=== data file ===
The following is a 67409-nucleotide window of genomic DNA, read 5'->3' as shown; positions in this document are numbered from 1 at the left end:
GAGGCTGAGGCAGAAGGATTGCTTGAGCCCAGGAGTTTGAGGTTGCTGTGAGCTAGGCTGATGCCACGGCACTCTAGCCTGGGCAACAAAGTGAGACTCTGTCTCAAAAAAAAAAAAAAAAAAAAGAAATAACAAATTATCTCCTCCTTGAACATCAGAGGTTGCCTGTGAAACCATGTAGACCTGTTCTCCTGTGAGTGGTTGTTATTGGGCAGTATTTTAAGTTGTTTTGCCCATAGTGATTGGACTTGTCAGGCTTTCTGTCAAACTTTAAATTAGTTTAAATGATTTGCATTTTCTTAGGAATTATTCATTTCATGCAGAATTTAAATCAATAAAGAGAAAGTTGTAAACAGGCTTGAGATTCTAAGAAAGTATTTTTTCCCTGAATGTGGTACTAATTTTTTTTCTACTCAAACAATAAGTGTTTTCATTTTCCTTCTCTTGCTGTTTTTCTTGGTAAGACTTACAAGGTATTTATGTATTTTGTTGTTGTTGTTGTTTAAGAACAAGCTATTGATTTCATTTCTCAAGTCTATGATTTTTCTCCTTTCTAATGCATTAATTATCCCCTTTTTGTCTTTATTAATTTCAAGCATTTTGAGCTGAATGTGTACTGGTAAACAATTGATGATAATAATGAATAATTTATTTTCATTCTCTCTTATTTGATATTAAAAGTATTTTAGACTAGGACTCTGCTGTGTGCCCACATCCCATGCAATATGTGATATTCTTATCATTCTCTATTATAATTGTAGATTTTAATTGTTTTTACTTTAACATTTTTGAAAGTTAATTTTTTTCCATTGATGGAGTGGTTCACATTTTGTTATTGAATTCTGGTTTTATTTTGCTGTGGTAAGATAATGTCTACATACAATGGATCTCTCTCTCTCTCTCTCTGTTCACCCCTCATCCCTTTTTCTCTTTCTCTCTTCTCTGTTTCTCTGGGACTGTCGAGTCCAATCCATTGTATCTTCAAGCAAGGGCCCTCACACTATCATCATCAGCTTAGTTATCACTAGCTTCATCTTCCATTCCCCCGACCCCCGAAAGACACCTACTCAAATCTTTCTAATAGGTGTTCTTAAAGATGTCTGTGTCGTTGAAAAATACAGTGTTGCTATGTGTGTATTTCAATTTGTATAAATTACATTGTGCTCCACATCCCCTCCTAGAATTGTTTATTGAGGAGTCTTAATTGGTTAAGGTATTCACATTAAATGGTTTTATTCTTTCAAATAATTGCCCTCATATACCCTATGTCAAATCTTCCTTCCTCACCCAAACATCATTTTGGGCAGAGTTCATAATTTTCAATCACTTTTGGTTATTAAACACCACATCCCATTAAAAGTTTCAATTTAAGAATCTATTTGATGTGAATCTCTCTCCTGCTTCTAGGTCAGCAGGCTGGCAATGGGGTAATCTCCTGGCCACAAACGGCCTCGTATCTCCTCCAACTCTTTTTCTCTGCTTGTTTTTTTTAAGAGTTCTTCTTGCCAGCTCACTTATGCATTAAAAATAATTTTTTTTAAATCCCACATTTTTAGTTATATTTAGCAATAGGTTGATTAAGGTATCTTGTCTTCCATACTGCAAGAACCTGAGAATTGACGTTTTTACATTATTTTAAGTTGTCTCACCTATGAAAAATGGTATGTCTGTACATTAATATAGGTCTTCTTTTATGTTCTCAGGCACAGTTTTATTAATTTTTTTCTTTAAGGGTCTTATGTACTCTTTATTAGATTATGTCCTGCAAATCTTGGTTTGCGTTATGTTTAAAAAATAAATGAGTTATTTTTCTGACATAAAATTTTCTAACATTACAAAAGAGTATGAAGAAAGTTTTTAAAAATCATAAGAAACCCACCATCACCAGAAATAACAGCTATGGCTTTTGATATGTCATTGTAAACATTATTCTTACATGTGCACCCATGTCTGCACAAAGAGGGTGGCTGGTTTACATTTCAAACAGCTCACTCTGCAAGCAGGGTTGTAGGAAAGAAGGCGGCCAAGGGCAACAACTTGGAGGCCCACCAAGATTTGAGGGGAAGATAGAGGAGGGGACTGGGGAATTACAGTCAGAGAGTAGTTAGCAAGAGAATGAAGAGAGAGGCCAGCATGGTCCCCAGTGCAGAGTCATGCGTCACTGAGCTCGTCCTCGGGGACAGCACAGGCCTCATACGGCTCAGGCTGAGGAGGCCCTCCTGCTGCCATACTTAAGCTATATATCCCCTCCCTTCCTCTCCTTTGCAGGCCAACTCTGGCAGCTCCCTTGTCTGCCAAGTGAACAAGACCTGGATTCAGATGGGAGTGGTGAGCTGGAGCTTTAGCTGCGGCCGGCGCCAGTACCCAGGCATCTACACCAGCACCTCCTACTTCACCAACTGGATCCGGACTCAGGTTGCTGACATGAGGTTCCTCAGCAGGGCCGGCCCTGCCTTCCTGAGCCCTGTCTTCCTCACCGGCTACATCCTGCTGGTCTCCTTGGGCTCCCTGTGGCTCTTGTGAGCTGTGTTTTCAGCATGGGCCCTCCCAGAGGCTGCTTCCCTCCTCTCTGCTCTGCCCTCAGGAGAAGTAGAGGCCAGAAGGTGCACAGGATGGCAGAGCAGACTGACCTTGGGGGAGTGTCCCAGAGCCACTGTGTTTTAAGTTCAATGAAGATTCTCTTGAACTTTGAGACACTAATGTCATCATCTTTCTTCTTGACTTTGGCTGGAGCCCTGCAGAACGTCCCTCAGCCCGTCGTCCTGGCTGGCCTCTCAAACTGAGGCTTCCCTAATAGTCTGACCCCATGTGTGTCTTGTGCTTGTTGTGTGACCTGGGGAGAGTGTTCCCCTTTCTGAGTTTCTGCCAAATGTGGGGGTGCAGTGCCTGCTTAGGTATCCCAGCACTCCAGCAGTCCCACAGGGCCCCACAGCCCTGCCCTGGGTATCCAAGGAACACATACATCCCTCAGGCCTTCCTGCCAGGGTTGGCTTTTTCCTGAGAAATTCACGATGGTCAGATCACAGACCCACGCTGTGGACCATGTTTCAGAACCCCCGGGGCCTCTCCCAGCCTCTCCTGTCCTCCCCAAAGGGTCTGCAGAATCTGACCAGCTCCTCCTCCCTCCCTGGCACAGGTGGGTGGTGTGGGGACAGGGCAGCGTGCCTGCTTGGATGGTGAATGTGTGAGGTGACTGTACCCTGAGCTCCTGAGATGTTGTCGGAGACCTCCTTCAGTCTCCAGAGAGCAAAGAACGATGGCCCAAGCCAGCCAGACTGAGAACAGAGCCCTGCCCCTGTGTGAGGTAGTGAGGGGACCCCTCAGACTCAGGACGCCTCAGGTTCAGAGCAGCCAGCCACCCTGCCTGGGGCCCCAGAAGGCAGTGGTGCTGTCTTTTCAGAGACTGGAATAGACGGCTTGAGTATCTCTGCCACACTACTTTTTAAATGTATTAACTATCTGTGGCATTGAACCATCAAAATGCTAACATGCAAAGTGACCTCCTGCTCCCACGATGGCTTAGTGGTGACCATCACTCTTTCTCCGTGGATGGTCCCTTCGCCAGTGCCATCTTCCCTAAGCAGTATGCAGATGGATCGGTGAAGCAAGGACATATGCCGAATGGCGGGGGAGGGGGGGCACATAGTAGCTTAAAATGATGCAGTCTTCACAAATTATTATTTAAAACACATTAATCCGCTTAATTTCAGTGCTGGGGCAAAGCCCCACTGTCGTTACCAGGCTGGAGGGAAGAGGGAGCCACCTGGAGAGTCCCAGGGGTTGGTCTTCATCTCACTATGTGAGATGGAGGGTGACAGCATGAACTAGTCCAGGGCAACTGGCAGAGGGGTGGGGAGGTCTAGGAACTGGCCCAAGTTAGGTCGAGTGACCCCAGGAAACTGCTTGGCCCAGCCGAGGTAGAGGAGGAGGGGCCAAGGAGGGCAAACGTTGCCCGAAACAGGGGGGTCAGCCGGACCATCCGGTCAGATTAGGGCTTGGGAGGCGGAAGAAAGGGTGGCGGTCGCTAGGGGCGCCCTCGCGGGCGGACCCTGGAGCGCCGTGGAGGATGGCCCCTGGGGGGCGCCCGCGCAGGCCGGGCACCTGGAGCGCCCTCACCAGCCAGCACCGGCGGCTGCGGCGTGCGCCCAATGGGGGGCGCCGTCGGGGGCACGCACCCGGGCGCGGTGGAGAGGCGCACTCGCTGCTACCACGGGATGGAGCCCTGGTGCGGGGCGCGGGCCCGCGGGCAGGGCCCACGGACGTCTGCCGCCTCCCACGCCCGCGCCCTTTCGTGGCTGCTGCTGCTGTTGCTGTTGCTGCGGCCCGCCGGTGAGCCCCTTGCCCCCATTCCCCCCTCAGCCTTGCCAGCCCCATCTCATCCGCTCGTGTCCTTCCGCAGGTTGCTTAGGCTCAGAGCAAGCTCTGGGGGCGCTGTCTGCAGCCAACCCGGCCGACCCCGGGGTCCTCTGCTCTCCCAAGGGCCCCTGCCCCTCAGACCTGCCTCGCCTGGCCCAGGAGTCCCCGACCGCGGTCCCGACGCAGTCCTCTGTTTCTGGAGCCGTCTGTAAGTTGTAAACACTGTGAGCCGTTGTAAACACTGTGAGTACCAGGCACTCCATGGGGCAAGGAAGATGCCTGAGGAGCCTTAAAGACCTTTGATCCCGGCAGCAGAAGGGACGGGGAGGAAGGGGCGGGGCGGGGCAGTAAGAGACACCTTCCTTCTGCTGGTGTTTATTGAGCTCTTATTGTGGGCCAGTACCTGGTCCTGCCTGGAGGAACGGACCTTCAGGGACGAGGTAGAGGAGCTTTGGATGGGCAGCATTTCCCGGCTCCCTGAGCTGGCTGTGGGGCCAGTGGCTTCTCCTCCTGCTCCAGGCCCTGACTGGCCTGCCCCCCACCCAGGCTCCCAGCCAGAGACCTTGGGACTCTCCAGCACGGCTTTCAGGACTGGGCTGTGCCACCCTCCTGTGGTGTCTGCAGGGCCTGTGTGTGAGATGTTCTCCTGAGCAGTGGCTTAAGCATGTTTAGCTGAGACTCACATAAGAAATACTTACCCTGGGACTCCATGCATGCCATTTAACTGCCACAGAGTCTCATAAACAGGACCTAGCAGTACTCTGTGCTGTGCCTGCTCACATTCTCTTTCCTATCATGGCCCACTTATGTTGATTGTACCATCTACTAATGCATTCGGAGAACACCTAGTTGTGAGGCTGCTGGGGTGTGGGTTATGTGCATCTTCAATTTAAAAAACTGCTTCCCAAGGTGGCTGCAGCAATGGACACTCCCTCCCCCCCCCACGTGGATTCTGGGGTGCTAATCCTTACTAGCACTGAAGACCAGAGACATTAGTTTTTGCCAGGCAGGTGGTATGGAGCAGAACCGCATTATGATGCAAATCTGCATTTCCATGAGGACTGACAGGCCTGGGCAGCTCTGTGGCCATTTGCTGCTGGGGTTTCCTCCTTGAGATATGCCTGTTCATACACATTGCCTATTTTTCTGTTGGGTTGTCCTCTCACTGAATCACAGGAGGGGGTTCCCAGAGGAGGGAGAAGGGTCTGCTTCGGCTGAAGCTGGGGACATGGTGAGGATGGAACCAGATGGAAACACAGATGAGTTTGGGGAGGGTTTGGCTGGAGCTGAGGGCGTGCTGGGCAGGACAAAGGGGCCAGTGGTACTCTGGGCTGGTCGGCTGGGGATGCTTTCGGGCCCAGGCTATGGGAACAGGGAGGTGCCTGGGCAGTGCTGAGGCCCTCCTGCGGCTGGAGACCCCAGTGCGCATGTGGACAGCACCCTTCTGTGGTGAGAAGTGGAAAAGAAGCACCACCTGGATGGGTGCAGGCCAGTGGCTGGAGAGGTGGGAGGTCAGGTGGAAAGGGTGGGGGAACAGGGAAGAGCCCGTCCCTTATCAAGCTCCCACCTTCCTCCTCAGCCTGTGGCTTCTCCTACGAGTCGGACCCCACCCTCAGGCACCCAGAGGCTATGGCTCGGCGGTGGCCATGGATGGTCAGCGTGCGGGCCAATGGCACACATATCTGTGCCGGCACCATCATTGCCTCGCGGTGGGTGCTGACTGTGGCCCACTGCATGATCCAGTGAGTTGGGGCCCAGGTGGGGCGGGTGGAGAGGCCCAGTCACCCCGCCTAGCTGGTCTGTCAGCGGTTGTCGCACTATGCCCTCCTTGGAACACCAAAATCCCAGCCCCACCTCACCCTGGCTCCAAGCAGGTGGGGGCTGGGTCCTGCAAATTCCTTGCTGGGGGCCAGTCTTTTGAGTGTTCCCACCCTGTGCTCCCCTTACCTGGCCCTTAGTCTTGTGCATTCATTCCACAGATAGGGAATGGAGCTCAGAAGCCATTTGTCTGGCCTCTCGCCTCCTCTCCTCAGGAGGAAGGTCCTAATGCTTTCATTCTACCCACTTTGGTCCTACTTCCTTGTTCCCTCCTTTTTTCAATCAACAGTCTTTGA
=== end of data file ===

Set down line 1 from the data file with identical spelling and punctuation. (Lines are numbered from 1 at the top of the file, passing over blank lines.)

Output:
The following is a 67409-nucleotide window of genomic DNA, read 5'->3' as shown; positions in this document are numbered from 1 at the left end: